Now, things were in that condition with Shibli Bagarag, that on a certain day he was hungry and abject, and the city of Shagpat the clothier was before him; so he made toward it, deliberating as to how he should procure a meal, for he had not a dirhem in his girdle, and the remembrance of great dishes and savoury ingredients were to him as the illusion of rivers sheening on the sands to travellers gasping with thirst.

And he considered his case, crying, 'Surely this comes of wandering, and 'tis the curse of the inquiring spirit! for in Shiraz, where my craft is in favour, I should be sitting now with my uncle, Baba Mustapha, the loquacious one, cross-legged, partaking of seasoned sweet dishes, dipping my fingers in them, rejoicing my soul with scandal of the Court!'

Now, he came to a knoll of sand under a palm, from which the yellow domes and mosques of the city of Shagpat, and its black cypresses, and marble palace fronts, and shining pillars, and lofty carven arches that spanned half-circles of the hot grey sky, were plainly visible. Then gazed he awhile despondingly on the city of Shagpat, and groaned in contemplation of his evil plight, as is said by the poet: The curse of sorrow is comparison! As the sun casteth shade, night showeth star, We, measuring what we were by what we are, Behold the depth to which we are undone.
An unresisted lady-killer is probably less aware that he roams the pastures in pursuit of a coquette, than is the diligent Arachne that her web is for the devouring lion. At an early age Clotilde von Rudiger was dissatisfied with her conquests, though they were already numerous in her seventeenth year, for she began precociously, having at her dawn a lively fancy, a womanly person, and singular attractions of colour, eyes, and style. She belonged by birth to the small aristocracy of her native land. Nature had disposed her to coquettry, which is a pastime counting among the arts of fence, and often innocent, often serviceable, though sometimes dangerous, in the centres of polished barbarism known as aristocratic societies, where nature is not absent, but on the contrary very extravagant, tropical, by reason of her idle hours for the imbibing of copious draughts of sunlight. The young lady of charming countenance and sprightly manners is too much besought to choose for her choice to be decided; the numbers beseeching prevent her from choosing instantly, after the fashion of holiday schoolboys crowding a buffet of pastry. These are not coquettish, they clutch what is handy: and little so is the starved damsel of the sequestered village, whose one object of the worldly picturesque is the passing curate; her heart is his for a nod. But to be desired ardently of trooping hosts is an incentive to taste to try for yourself. Men (the jury of householders empanelled to deliver verdicts upon the ways of women) can almost understand that. And as it happens, tasting before you have sounded the sense of your taste will frequently mislead by a step or two difficult to retrieve: the young coquette must then be cruel, as necessarily we kick the waters to escape drowning: and she is not in all cases dealing with simple blocks or limp festoons, she comes upon veteran tricksters that have a knowledge of her sex, capable of outfencing her nascent individuality. The more imagination she has, for a source of strength in the future days, the more is she a prey to the enemy in her time of ignorance.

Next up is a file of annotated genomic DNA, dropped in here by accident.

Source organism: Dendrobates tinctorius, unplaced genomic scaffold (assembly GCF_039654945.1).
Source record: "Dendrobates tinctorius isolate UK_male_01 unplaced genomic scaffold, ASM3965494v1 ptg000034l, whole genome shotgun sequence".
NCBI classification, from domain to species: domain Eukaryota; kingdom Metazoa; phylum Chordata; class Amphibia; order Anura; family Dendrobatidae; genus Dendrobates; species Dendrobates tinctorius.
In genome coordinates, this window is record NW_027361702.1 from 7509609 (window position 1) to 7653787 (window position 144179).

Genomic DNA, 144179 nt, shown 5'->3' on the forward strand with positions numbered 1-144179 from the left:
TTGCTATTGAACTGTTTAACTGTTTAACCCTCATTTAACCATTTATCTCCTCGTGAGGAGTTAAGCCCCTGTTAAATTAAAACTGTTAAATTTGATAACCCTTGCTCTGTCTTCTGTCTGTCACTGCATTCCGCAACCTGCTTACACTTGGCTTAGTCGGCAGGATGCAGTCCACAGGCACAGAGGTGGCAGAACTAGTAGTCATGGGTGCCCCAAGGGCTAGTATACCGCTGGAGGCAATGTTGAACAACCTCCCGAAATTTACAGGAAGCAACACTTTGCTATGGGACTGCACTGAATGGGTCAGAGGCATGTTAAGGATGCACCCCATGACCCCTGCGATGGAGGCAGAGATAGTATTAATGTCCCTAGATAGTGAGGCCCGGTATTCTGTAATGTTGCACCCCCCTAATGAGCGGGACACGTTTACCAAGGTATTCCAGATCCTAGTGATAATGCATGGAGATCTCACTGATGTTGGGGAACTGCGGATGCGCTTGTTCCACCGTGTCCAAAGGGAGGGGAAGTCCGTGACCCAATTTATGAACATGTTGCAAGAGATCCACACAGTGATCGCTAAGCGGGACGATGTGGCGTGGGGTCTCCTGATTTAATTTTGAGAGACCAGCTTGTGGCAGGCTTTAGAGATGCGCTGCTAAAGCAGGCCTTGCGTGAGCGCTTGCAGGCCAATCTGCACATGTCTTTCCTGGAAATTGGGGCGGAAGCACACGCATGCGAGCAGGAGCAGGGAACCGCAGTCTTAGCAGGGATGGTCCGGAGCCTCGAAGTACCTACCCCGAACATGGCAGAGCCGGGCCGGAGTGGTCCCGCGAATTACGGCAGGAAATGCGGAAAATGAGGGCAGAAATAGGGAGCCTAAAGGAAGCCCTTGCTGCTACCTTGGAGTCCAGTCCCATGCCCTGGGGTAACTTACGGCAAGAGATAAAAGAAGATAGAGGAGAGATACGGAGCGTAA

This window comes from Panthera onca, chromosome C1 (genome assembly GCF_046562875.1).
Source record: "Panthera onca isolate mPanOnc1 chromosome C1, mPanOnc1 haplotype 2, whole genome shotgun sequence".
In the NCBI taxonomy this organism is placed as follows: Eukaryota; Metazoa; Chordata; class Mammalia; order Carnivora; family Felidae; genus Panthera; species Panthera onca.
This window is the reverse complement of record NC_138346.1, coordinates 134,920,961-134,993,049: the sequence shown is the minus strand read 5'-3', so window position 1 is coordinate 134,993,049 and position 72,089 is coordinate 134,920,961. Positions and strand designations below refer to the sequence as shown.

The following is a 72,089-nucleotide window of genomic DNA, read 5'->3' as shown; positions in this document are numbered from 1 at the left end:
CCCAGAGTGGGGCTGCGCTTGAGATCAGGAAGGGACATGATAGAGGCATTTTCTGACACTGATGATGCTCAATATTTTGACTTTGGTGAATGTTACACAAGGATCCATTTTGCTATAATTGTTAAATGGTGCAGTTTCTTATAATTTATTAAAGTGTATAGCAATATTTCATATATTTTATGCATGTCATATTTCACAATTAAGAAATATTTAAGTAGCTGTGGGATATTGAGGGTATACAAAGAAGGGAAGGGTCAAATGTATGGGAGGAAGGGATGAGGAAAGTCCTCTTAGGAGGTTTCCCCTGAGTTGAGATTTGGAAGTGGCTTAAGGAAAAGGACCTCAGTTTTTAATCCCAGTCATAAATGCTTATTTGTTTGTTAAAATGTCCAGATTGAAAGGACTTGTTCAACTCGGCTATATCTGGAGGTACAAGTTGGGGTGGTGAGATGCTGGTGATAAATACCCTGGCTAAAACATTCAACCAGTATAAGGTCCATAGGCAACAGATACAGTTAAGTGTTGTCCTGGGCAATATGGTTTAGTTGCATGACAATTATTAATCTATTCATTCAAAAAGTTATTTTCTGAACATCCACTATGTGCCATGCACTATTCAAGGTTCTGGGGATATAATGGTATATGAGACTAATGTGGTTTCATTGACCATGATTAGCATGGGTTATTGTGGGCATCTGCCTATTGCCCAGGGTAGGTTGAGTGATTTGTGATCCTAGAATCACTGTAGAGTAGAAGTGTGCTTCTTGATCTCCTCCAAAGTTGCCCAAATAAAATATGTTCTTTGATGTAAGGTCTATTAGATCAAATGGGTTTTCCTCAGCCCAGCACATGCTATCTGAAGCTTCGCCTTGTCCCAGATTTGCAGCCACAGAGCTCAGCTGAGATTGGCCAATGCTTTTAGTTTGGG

Clotilde's younger maiden hours and their love episodes are wrapped in the mists Diana considerately drops over her adventurous favourites. She was not under a French mother's rigid supervision. In France the mother resolves that her daughter shall be guarded from the risks of that unequal rencounter between foolish innocence and the predatory. Vigilant foresight is not so much practised where the world is less accurately comprehended. Young people of Clotilde's upper world everywhere, and the young women of it especially, are troubled by an idea drawn from what they inhale and guess at in the spirituous life surrounding them, that the servants of the devil are the valiant host, this world's elect, getting and deserving to get the best it can give in return for a little dashing audacity, a flavour of the Fronde in their conduct; they sin, but they have the world; and then they repent perhaps, but they have had the world. The world is the golden apple. Thirst for it is common during youth: and one would think the French mother worthy of the crown of wisdom if she were not so scrupulously provident in excluding love from the calculations on behalf of her girl.